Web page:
The Conversation offers a bluesy backbeat, but over-treated vocals diminish the "song" quality of the cut. With this title, I want to hear the words, not suffer them! Unfortunately, the only line I can discern is "I have nothing left to say." It sounds like an Alice Cooper song from "School's Out," which is not a bad critique, but I could never remember the title!

Continue harkens back to Reeves' days in a local music scene and combines a Dead Kennedys tempo with a pop sound that would be a good song if not for the vocal treatments. If Gabrels cannot sing, then get a friggin' singer! Still, this song is a highlight of the CD that has me tapping my foot, shaking my head, and rocking in my seat.

13th Hour with its Led Zepplin-esque riff is melodic and pleasing to the ear. At only 2:27, this is the song Reeves should have made a ten-minute opus. Brilliant lead guitar, crystal clear production, and a unified sound from three different guitarists. This is a wonderful song.

Tunnel is a straight-forward rock song with a nice variety of Reeves' guitar tricks. "I'm sorry that you hate the life you lead. . . . " is a wonderful line! I could imagine this song on the radio, back in the days when they played rock on the radio. This song is a keeper, too!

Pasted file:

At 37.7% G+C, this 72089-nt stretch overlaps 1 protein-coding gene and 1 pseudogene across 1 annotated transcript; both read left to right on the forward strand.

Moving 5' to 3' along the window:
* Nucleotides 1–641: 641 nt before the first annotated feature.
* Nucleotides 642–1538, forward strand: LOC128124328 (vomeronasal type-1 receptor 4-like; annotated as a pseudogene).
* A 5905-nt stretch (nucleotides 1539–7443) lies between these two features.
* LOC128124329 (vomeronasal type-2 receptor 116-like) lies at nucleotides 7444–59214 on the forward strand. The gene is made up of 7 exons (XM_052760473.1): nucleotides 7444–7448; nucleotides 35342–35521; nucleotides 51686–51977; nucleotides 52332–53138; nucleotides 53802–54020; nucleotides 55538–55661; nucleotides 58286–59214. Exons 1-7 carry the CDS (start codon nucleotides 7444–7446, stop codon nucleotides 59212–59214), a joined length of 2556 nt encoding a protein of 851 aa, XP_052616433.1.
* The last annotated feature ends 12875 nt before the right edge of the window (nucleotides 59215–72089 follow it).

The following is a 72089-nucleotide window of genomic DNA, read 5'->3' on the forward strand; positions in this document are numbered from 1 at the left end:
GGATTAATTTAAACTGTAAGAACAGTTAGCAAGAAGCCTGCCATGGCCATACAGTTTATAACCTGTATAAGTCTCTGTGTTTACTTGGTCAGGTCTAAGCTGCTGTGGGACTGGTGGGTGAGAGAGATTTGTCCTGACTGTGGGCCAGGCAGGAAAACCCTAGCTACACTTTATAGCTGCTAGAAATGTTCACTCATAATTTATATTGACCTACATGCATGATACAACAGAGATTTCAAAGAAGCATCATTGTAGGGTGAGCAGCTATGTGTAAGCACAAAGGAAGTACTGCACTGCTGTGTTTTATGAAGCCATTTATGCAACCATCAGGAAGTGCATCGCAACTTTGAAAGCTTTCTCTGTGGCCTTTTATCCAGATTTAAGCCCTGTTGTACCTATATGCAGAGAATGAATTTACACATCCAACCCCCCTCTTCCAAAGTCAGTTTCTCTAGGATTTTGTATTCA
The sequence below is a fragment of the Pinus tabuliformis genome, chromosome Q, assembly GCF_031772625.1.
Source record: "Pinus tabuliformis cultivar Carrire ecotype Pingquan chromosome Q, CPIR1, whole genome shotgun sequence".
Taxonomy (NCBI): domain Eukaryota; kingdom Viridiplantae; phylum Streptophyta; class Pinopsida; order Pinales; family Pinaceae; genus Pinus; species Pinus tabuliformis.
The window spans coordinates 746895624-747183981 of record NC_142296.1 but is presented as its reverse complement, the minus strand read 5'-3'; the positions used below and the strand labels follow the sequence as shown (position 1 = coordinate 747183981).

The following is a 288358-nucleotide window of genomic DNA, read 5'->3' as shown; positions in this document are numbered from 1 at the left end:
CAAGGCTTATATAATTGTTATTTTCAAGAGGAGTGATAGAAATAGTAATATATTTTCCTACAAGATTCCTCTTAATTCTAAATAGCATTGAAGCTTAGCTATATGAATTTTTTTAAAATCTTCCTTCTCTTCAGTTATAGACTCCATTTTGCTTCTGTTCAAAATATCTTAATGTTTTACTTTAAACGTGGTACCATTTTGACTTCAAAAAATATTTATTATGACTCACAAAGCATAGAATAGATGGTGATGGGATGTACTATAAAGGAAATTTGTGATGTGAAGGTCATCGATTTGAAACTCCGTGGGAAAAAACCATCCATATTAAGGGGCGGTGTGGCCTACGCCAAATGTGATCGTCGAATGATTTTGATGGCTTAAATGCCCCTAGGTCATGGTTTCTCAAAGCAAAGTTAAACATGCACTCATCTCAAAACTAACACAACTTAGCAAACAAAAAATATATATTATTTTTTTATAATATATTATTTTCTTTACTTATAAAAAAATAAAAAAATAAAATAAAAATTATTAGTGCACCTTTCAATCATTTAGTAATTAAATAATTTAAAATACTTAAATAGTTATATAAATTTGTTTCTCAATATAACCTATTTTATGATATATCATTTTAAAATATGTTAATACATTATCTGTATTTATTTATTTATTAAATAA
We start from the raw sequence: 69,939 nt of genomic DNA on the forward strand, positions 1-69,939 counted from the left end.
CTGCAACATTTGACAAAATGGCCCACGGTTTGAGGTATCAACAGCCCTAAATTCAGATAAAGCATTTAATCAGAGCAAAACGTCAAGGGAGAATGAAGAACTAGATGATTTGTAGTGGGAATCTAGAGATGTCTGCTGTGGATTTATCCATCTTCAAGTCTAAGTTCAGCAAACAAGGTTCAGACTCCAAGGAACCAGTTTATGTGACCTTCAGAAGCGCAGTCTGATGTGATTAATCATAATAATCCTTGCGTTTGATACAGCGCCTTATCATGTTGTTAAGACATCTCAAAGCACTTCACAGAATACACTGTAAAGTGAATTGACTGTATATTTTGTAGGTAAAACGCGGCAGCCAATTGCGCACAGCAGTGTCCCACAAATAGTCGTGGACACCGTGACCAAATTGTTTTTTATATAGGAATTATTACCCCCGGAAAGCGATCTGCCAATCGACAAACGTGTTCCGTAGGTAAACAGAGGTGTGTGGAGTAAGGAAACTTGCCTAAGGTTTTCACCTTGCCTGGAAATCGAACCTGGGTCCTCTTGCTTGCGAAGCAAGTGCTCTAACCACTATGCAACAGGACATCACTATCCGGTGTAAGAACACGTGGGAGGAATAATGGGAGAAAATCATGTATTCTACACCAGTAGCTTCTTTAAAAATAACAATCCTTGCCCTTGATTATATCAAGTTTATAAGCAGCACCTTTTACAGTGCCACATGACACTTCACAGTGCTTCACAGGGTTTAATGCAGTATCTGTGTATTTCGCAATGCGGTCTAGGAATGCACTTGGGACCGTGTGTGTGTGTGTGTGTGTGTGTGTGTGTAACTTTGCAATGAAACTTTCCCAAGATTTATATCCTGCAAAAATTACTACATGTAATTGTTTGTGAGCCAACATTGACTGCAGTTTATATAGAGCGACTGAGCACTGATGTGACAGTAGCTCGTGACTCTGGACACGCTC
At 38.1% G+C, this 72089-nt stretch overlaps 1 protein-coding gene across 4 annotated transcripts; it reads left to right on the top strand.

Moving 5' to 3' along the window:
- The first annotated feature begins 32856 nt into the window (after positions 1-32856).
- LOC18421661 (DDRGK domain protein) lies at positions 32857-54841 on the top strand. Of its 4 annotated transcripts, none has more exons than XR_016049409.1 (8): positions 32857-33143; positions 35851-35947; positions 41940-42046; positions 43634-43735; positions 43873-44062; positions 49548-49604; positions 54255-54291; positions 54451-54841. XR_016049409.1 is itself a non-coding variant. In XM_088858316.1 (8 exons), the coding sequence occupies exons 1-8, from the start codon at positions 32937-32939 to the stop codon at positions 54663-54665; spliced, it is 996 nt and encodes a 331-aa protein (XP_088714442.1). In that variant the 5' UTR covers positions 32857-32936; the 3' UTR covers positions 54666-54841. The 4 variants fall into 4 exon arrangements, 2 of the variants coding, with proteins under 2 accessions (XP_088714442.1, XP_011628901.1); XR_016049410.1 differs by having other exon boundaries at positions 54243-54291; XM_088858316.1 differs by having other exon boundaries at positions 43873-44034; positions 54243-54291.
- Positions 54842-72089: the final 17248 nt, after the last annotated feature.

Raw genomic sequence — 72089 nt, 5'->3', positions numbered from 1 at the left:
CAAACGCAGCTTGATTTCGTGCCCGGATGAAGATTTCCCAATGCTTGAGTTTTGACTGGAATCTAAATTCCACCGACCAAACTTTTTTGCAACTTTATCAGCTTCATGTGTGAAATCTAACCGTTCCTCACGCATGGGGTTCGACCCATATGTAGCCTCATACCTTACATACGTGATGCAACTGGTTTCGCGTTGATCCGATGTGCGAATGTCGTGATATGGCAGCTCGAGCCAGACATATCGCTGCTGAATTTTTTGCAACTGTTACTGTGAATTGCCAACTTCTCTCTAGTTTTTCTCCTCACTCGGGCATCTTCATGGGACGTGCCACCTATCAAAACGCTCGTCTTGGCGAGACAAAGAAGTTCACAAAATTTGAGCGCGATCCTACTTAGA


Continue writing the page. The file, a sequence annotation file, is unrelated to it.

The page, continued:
Uphill Both Ways offers a tense, driving intro with murky production. The song kicks into wonderful lead guitar and the treatment of Gabrels vocal track works. Gabrels has not tried to insert too many of his guitar tricks, so the cut remains unified in its disjointedness. A better producer would have made this a better song.

The final cut Long Day clocks-in at 8:33. It is a plodding song that features many of Reeves' axe-murdering techniques: some cute, some impressive, some grinding, some wailing, some amusing, some dull. As the final cut, it returns me to the beginning of the album and leaves me begging the questions: why not get a singer?

Gabrels has made a guitar record in the vein of an electronica record. A brilliant idea! Layer, after carefully conceived layer of music laid atop one another in an attempt to create a lush, if sometimes discordant, landscape of guitars. Electronica releases require very steep production values, which are more easily attained with synthetic music than with guitars. "Rockonica" fails to reach the "onica" production values to which it aspires.

In many ways, Gabrels is the guitarist who has melded many of the most famous guitar styles that preceded him. He can sound like Steve Hunter, Dick Wagner, Mick Ronson, Stevie Ray Vaughn, Eric Clapton, Peter Gabriel, and Jimi Hendrix at any moment or all at once!

When I rate all the songs individually on a 1-5 scale, then average the count, I get 3.5. That makes this record worth listening to again; and worth owning. Add Rockonica to your collection.

Dick Mac Recommends:

Reeves Gabrels